Report from Geomorphometry 2009

Published: Nov 1, 2009 by Bob MacMillan

FYI: a short report from Geomorphometry 2009 by Bob MacMillan (ISRIC) published in the Pedometron newsletter #28:

“The main purpose of my participation was to keep informed about other efforts, similar to, that have a interest in processing digital elevation data and other digital data sets globally or at least for extremely large areas. This conference actually contained a large number of presentations of direct relevance for the project. Perhaps first and foremost were the descriptions of efforts being undertaken in Australia (Gallant and Read) and Europe (Köthe and Bock) to process SRTM DEM data at 30 m (Australia) and 90 m (Europe) grid resolution to reduce artefacts and produce a filtered and cleaned DEM that is more suitable for use to produce inputs for the project. Both of these presentations highlighted the significant advantages that can be realised by applying a series of filtering and conditioning routines to the original raw SRTM DEM data. It is obvious that similar procedures would prove equally useful if applied to SRTM DEM data sets for other parts of the world under the jurisdiction of other nodes. Gallant has offered to help with efforts in other Nodes if asked.

Also of great interest were several projects that demonstrated that it is indeed possible to process and produce digital output for global scale digital data sets, including global scale SRTM DEM data sets. Reuter and Nelson presented a description of WorldTerrain, a contribution of the Global Geomorphometric Atlas. Peter Guth described processing of global scale SRTM data to identify and classify organized linear landforms (dunes). Peter also provided examples of multiple scale analysis and illustrated what you get to “see” from DEMs of 1 m, 100 m and 2 km grid resolution. Guth intends to publish the many different grids of DEM derivatives he produced for his project and make these processed data available for free and widespread use by others. Marcello Gorini described a physiographic classification of the ocean flood using a multi-resolution geomorphometric approach.

Several authors presented methods that may prove of interest to the project. Gallant and Hutchinson described a differential equation for computing specific catchment area that could be applied to produce an improved terrain covariate for use in the project. Similarly, Peckham, gave a new algorithm for creating DEMs with smooth elevation profiles that could be used to condition rough SRTM or GDEM data sets to smooth out noise and produce more hydrologically plausible surfaces. This algorithm was of particular interest to the project because it appeared to be able to introduce hydrologically and geomorphologically relevant detail into 90 m SRTM DEMs of relatively low spatial detail.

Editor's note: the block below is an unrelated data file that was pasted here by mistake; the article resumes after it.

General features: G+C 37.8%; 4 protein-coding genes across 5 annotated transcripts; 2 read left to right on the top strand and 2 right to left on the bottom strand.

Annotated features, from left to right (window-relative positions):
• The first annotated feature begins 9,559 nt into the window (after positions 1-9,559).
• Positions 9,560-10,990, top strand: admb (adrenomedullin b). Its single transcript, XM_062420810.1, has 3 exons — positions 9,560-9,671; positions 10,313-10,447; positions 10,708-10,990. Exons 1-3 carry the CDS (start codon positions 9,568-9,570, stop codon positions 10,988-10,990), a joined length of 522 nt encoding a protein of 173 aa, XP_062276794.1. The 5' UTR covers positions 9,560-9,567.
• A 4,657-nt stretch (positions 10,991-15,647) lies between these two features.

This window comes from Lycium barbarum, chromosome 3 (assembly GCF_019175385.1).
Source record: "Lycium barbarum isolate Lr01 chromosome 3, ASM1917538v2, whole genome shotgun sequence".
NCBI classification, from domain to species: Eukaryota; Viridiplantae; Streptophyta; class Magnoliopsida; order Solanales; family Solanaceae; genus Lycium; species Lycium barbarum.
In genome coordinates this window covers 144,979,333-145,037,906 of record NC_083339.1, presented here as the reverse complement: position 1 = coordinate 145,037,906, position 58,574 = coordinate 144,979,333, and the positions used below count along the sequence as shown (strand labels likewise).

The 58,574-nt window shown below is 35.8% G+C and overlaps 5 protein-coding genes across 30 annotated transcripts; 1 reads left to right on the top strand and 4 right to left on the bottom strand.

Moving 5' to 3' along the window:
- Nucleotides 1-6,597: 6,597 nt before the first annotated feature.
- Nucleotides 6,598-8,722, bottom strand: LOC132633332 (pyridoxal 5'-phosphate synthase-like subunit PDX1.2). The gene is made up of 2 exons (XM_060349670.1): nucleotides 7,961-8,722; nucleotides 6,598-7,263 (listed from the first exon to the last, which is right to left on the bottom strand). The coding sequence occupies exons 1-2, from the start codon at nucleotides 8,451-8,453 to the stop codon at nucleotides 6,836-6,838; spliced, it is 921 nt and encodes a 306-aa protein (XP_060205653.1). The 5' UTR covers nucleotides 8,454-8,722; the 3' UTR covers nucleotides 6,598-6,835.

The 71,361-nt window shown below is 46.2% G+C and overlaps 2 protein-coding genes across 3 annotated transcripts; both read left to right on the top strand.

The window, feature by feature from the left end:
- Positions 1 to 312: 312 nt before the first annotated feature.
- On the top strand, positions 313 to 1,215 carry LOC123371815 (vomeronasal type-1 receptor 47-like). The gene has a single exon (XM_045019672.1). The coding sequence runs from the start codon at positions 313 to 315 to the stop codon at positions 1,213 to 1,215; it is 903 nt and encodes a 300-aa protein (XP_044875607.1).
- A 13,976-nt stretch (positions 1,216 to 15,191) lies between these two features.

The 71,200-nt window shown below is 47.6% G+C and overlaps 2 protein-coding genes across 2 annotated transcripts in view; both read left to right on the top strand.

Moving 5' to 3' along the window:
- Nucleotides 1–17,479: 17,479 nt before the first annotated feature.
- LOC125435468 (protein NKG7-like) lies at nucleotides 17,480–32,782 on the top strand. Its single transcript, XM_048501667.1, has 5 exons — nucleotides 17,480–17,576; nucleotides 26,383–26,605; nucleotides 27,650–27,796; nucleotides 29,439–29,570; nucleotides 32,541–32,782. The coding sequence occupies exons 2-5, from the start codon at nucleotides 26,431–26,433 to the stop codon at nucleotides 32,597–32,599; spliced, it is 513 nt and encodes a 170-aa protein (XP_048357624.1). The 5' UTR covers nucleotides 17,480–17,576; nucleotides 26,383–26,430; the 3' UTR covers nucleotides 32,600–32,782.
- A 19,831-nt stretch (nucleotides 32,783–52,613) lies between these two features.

Romstad and Etzelmuller described a new approach for segmenting hillslopes into landform elements by applying a watershed algorithm to a surface defined by the total curvature at a point instead of the raw elevation value. The resulting watersheds were bounded by lines of maximum curvature, effectively structuring each hillslope into components partitioned by lines of maximum local curvature. This is harder to explain than to understand when illustrated but it is remarkably simple to implement and may provide a new way of automatically segmenting hillslopes in a simple and efficient fashion.

Metz and others presented an algorithm for fast and efficient processing of massive DEMs to extract drainage networks and flow paths. This is of considerable interest and relevance to the project because of the project’s need to process SRTM data globally to compute hydrological flow networks and various indices that are computed based on flow networks (e.g. elevation above channel, distance from divide). This algorithm can process data sets of hundreds of millions of cells (11,424 rows by 13,691 cols) in a few minutes instead of a few days (or not at all for some algorithms that fail on data sets this large).

Overall, this was an excellent conference, dominated by leading edge research in the area of geomorphic processing of digital elevation data that is of direct relevance and interest to the project. We have much to learn from these researchers and much to benefit from maintaining contacts and working relationships with them.”

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